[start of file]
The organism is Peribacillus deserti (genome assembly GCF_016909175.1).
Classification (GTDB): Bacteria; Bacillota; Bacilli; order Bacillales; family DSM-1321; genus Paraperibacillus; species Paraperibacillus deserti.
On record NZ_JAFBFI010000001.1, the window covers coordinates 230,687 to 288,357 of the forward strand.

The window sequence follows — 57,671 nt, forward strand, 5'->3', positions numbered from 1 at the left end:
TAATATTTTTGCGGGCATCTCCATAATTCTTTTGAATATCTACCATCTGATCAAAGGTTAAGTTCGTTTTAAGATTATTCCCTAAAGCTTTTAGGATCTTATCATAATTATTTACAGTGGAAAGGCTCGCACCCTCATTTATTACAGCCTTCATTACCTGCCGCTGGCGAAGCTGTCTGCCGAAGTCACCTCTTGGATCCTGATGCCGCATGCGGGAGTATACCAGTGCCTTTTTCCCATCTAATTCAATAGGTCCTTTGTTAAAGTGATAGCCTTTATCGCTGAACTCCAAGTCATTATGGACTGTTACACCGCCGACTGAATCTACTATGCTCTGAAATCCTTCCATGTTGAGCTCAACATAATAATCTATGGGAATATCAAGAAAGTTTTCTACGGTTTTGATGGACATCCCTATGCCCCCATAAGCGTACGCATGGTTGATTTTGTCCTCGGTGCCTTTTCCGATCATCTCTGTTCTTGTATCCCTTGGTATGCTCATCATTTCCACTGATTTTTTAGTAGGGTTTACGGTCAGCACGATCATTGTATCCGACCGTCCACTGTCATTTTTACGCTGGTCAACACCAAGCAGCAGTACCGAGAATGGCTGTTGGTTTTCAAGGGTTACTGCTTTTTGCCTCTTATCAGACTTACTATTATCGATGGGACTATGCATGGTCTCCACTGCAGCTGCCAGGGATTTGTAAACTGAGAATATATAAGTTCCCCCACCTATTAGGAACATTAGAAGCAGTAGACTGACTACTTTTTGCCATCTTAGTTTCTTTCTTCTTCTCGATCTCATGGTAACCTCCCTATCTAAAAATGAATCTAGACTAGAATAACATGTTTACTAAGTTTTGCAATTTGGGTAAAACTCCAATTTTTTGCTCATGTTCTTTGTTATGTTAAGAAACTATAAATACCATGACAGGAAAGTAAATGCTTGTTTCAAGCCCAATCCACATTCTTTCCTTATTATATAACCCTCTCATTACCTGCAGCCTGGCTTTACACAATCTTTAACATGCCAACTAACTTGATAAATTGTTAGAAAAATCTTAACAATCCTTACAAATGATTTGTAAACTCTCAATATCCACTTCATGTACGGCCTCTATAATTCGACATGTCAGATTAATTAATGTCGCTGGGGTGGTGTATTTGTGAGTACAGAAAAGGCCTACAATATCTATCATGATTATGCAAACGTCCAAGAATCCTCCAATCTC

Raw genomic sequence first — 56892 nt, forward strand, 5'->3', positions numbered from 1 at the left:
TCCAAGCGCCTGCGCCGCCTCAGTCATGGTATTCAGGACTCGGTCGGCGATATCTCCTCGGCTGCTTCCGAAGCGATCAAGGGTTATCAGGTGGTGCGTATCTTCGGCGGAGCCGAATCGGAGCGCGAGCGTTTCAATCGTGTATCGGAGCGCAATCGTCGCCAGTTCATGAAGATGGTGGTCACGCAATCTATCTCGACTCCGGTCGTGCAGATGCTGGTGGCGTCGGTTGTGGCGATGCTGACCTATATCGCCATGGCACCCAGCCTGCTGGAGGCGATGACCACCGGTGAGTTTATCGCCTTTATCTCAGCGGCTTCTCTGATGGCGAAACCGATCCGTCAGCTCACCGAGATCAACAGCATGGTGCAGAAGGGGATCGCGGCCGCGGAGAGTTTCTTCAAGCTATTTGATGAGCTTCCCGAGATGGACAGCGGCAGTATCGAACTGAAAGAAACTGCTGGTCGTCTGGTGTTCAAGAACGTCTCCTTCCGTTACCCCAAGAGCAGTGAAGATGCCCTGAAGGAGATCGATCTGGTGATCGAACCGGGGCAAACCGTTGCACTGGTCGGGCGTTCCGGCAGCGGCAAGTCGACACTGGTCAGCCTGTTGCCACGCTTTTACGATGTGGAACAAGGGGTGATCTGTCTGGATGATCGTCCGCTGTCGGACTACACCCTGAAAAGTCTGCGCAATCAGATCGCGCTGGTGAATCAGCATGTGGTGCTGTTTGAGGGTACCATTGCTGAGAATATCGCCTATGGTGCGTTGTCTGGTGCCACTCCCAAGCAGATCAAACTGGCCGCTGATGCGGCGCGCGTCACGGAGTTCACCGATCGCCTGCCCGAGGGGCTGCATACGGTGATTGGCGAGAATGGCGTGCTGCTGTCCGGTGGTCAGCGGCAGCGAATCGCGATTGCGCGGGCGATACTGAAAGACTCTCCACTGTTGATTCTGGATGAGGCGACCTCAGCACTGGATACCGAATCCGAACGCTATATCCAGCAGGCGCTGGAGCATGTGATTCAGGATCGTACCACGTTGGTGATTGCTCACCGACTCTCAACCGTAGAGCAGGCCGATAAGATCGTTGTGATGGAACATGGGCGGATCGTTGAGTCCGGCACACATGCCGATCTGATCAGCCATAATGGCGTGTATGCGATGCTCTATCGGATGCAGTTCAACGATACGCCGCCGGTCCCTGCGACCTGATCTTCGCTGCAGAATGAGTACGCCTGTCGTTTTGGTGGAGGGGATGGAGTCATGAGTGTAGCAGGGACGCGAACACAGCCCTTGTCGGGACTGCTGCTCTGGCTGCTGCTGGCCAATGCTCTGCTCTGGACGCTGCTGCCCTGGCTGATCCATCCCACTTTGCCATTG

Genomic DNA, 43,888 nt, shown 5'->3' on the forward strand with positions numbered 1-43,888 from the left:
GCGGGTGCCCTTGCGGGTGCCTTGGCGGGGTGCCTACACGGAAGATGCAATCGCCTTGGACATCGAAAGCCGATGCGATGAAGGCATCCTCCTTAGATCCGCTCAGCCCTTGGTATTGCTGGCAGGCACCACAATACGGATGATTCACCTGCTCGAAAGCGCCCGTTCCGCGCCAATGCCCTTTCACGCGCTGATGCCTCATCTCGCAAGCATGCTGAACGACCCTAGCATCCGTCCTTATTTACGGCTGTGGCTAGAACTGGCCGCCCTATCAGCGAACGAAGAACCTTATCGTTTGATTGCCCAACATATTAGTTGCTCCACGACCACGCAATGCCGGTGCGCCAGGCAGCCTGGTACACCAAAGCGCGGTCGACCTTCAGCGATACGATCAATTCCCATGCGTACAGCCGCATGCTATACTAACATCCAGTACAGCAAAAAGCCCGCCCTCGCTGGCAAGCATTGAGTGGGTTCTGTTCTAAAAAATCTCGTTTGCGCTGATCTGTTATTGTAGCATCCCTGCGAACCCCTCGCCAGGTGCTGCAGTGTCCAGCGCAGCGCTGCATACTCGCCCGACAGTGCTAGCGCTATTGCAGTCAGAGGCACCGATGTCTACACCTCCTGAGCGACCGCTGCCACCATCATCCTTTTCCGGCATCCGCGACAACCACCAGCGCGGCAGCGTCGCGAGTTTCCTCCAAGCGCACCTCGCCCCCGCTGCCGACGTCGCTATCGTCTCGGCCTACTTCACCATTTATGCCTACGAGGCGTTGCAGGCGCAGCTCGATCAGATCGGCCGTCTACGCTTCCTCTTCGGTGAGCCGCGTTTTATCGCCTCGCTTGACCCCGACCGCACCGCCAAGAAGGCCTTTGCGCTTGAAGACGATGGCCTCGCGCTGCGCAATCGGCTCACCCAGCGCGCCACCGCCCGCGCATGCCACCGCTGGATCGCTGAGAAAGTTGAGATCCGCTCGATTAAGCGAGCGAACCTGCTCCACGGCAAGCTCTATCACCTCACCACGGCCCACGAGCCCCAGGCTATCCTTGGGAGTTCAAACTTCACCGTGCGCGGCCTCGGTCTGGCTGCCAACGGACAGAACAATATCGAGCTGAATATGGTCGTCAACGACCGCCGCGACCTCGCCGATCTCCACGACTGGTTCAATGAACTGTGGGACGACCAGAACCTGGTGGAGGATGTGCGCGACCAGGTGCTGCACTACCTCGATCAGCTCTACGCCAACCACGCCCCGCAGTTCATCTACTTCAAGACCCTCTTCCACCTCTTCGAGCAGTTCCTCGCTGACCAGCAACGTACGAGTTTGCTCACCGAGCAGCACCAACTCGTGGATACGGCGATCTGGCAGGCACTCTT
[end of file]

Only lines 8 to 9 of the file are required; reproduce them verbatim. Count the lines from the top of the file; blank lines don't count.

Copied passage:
Genomic DNA, 43,888 nt, shown 5'->3' on the forward strand with positions numbered 1-43,888 from the left:
GCGGGTGCCCTTGCGGGTGCCTTGGCGGGGTGCCTACACGGAAGATGCAATCGCCTTGGACATCGAAAGCCGATGCGATGAAGGCATCCTCCTTAGATCCGCTCAGCCCTTGGTATTGCTGGCAGGCACCACAATACGGATGATTCACCTGCTCGAAAGCGCCCGTTCCGCGCCAATGCCCTTTCACGCGCTGATGCCTCATCTCGCAAGCATGCTGAACGACCCTAGCATCCGTCCTTATTTACGGCTGTGGCTAGAACTGGCCGCCCTATCAGCGAACGAAGAACCTTATCGTTTGATTGCCCAACATATTAGTTGCTCCACGACCACGCAATGCCGGTGCGCCAGGCAGCCTGGTACACCAAAGCGCGGTCGACCTTCAGCGATACGATCAATTCCCATGCGTACAGCCGCATGCTATACTAACATCCAGTACAGCAAAAAGCCCGCCCTCGCTGGCAAGCATTGAGTGGGTTCTGTTCTAAAAAATCTCGTTTGCGCTGATCTGTTATTGTAGCATCCCTGCGAACCCCTCGCCAGGTGCTGCAGTGTCCAGCGCAGCGCTGCATACTCGCCCGACAGTGCTAGCGCTATTGCAGTCAGAGGCACCGATGTCTACACCTCCTGAGCGACCGCTGCCACCATCATCCTTTTCCGGCATCCGCGACAACCACCAGCGCGGCAGCGTCGCGAGTTTCCTCCAAGCGCACCTCGCCCCCGCTGCCGACGTCGCTATCGTCTCGGCCTACTTCACCATTTATGCCTACGAGGCGTTGCAGGCGCAGCTCGATCAGATCGGCCGTCTACGCTTCCTCTTCGGTGAGCCGCGTTTTATCGCCTCGCTTGACCCCGACCGCACCGCCAAGAAGGCCTTTGCGCTTGAAGACGATGGCCTCGCGCTGCGCAATCGGCTCACCCAGCGCGCCACCGCCCGCGCATGCCACCGCTGGATCGCTGAGAAAGTTGAGATCCGCTCGATTAAGCGAGCGAACCTGCTCCACGGCAAGCTCTATCACCTCACCACGGCCCACGAGCCCCAGGCTATCCTTGGGAGTTCAAACTTCACCGTGCGCGGCCTCGGTCTGGCTGCCAACGGACAGAACAATATCGAGCTGAATATGGTCGTCAACGACCGCCGCGACCTCGCCGATCTCCACGACTGGTTCAATGAACTGTGGGACGACCAGAACCTGGTGGAGGATGTGCGCGACCAGGTGCTGCACTACCTCGATCAGCTCTACGCCAACCACGCCCCGCAGTTCATCTACTTCAAGACCCTCTTCCACCTCTTCGAGCAGTTCCTCGCTGACCAGCAACGTACGAGTTTGCTCACCGAGCAGCACCAACTCGTGGATACGGCGATCTGGCAGGCACTCTT